• 17th Century Mathematics - The Story of Mathematics
  • Life in the 17th Century
  • To the 17th Century | Cayley Family History

In the 17th century men wore knee length, trouser like garments called breeches. They also wore stockings and boots.

17TH Century Europe - University of Wisconsin–Madison

The English Language During the 17th Century - …

A comprehensive guide to English literature of the late Renaissance and Early 17th Century
In the early 18th century charity schools were founded in many towns in England. They were sometimes called Blue Coat Schools because of the color of the children's uniforms. Boys from well off families went to grammar schools. Girls from well off families also went to school. However dissenters (Protestants who did not belong to the Church of England) were not allowed to attend most public schools. Instead they went to their own dissenting academies.

Dressing to impress in the 17th century - History Extra

From the mid 17th century it was fashionable for women to wear black patches on their faces such as little stars or crescent moons.
Furthermore new types of furniture were introduced in Stuart England. In the mid 17th century chests of drawers became common. Grandfather clocks also became popular. Later in the century the bookcase was introduced.

 

17th Century | The Weiss Gallery


In the 18th century men wore knee-length trouser like garments called breeches and stockings. They also wore waistcoats and frock coats. They wore linen shirts. Both men and women wore wigs and for men three-cornered hats were popular. Men wore buckled shoes.


In the late 17th century furniture for the wealthy became more comfortable and much more finely decorated. In the early 17th century furniture was plain and heavy. It was usually made of oak. In the late 17th century furniture for the rich was often made of walnut or (from the 1680s) mahogany. It was decorated in new ways. One was veneering. (Thin pieces of expensive wood were laid over cheaper wood). Some furniture was also inlaid. Wood was carved out and the hollow was filled in with mother of pearl. At this time lacquering arrived in England. Pieces of furniture were coated with lacquer in bright colors.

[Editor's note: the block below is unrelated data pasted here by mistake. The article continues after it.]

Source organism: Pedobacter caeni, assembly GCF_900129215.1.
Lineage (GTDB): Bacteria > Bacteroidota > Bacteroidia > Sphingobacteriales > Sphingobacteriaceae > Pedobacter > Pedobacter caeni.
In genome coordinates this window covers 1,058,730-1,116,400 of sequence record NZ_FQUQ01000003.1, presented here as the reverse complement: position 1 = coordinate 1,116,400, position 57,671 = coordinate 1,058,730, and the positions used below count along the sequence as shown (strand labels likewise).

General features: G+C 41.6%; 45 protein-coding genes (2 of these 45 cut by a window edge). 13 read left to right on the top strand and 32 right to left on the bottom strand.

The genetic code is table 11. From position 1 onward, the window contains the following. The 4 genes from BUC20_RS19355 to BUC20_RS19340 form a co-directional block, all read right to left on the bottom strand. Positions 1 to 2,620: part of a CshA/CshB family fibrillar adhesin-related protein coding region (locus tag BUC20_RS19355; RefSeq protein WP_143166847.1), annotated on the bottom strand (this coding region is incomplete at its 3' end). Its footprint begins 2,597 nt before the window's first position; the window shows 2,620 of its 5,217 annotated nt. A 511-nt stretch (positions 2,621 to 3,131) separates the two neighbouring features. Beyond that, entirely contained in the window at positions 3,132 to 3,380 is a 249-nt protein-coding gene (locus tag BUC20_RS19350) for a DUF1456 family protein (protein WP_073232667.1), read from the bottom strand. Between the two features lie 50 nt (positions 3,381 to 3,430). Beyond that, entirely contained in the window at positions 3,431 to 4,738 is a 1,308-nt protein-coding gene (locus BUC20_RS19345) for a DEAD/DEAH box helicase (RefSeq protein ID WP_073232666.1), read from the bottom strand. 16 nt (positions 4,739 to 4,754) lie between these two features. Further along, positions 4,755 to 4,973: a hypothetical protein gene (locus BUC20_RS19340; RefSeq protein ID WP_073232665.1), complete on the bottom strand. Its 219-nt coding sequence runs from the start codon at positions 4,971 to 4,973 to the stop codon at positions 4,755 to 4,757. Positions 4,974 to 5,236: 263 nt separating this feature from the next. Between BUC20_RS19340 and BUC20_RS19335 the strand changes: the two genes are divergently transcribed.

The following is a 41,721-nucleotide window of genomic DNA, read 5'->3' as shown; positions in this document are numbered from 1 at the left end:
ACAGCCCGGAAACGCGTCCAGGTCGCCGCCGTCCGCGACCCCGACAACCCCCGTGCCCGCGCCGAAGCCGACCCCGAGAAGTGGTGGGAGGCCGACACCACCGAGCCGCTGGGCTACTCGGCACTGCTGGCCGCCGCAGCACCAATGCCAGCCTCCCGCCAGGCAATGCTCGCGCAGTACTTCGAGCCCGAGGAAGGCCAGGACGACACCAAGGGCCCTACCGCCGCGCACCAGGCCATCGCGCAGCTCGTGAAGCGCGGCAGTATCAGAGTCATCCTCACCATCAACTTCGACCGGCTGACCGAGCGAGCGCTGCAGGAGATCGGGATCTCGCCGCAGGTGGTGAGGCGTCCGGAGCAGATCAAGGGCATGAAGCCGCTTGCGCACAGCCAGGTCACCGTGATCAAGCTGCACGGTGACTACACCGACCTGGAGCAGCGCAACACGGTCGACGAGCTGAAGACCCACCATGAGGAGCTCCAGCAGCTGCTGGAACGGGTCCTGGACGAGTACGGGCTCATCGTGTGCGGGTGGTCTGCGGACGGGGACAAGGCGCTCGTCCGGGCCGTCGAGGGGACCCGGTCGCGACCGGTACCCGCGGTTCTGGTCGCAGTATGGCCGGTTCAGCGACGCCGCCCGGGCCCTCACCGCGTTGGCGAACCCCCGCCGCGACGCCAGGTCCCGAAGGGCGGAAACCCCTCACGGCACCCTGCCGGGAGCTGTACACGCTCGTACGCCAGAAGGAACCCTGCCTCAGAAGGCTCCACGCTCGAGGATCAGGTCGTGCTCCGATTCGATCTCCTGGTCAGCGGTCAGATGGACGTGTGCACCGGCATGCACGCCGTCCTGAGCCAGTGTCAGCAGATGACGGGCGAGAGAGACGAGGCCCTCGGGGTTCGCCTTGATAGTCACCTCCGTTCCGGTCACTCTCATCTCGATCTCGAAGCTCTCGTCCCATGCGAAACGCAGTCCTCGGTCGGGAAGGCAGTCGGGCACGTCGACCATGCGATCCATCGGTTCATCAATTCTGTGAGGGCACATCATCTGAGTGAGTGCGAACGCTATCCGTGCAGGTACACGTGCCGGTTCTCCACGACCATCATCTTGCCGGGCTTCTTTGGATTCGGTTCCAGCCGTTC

The Lady Ship: Carriages - The 17th century

In Georgian Britain the wealthy owned comfortable upholstered furniture. They owned beautiful furniture, some of it veneered or inlaid. In the 18th century much fine furniture was made by Thomas Chippendale (1718-1779), George Hepplewhite (?-1786) and Thomas Sheraton (1751-1806). The famous clockmaker James Cox (1723-1800) made exquisite clocks for the rich.

The Ten Most Influential People of the 17th Century | …

In the early 17th century the architect Inigo Jones introduced the classical style of architecture (based on ancient Greek and Roman styles). He designed the Banqueting Hall in Whitehall, which was the first purely classical building in England.

Volume B: The 16th and Early 17th Centuries | The …

Women wore stays (a bodice with strips of whalebone) and hooped petticoats under their dresses. Women in the 18th century did not wear . Fashionable women carried folding fans. Fashion was very important for the rich in the 18th century but poor people's clothes hardly changed at all.

The 17th century was one of those times

In the 18th century a tiny minority of the population lived in luxury. The rich built great country houses. A famous landscape gardener called Lancelot Brown (1715-1783) created beautiful gardens. (He was known as 'Capability' Brown from his habit of looking at land and saying it had 'great capabilities'). The leading architect of the 18th century was Robert Adam (1728-1792). He created a style called neo-classical and he designed many 18th century country houses.

RELIGION IN THE 17TH CENTURY - Local Histories

However all the improvements in furniture did not apply to the poor. Their furniture, such as it was remained very plain and basic. However there were some improvements in poor people's houses in the 17th century.In the Middle Ages ordinary people's homes were usually made of wood. However in the late 16th and early 17th centuries many were built or rebuilt in stone or brick. By the late 17th century even poor people usually lived in houses made of brick or stone. They were a big improvement over wooden houses. They were warmer and drier.Furthermore in the 16th century chimneys were a luxury. However during the 17th century chimneys became more common and by the late 17th century even the poor had them. Furthermore in 1600 glass windows were a luxury. Poor people made do with linen soaked in linseed oil. However during the 17th century glass became cheaper and by the late 17th century even the poor had glass windows.In the early 17th century there were only casement windows (ones that open on hinges). In the later 17th century sash windows were introduced. They were in two sections and they slid up and down vertically to open and shut.Although poor people's homes improved in some ways they remained very small and crowded. Most of the poor lived in huts of 2 or 3 rooms. Some families lived in just one room.